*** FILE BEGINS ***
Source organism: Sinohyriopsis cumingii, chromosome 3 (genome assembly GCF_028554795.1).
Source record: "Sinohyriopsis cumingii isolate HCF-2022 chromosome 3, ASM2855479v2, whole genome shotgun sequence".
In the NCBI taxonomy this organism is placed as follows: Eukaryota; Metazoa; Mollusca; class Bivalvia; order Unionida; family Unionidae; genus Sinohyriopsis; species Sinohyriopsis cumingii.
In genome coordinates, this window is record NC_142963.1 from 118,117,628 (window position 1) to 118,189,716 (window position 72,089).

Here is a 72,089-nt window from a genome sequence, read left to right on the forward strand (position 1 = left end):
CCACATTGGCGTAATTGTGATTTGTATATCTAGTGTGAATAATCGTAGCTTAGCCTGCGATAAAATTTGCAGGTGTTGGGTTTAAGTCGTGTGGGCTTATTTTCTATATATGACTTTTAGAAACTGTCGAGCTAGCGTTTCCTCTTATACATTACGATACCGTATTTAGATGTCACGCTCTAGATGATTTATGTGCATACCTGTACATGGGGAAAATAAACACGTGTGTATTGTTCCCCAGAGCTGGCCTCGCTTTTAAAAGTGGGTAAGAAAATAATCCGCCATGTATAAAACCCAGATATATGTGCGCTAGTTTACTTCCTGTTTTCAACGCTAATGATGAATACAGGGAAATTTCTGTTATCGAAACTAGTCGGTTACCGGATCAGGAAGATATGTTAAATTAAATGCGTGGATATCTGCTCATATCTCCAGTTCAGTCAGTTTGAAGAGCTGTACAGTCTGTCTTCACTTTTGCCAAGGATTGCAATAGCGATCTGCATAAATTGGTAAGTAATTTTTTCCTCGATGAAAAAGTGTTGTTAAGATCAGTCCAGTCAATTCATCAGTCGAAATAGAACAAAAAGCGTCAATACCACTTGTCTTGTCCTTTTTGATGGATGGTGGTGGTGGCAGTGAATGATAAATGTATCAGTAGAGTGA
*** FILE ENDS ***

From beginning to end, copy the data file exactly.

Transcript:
Source organism: Sinohyriopsis cumingii, chromosome 3 (genome assembly GCF_028554795.1).
Source record: "Sinohyriopsis cumingii isolate HCF-2022 chromosome 3, ASM2855479v2, whole genome shotgun sequence".
In the NCBI taxonomy this organism is placed as follows: Eukaryota; Metazoa; Mollusca; class Bivalvia; order Unionida; family Unionidae; genus Sinohyriopsis; species Sinohyriopsis cumingii.
In genome coordinates, this window is record NC_142963.1 from 118,117,628 (window position 1) to 118,189,716 (window position 72,089).

Here is a 72,089-nt window from a genome sequence, read left to right on the forward strand (position 1 = left end):
CCACATTGGCGTAATTGTGATTTGTATATCTAGTGTGAATAATCGTAGCTTAGCCTGCGATAAAATTTGCAGGTGTTGGGTTTAAGTCGTGTGGGCTTATTTTCTATATATGACTTTTAGAAACTGTCGAGCTAGCGTTTCCTCTTATACATTACGATACCGTATTTAGATGTCACGCTCTAGATGATTTATGTGCATACCTGTACATGGGGAAAATAAACACGTGTGTATTGTTCCCCAGAGCTGGCCTCGCTTTTAAAAGTGGGTAAGAAAATAATCCGCCATGTATAAAACCCAGATATATGTGCGCTAGTTTACTTCCTGTTTTCAACGCTAATGATGAATACAGGGAAATTTCTGTTATCGAAACTAGTCGGTTACCGGATCAGGAAGATATGTTAAATTAAATGCGTGGATATCTGCTCATATCTCCAGTTCAGTCAGTTTGAAGAGCTGTACAGTCTGTCTTCACTTTTGCCAAGGATTGCAATAGCGATCTGCATAAATTGGTAAGTAATTTTTTCCTCGATGAAAAAGTGTTGTTAAGATCAGTCCAGTCAATTCATCAGTCGAAATAGAACAAAAAGCGTCAATACCACTTGTCTTGTCCTTTTTGATGGATGGTGGTGGTGGCAGTGAATGATAAATGTATCAGTAGAGTGA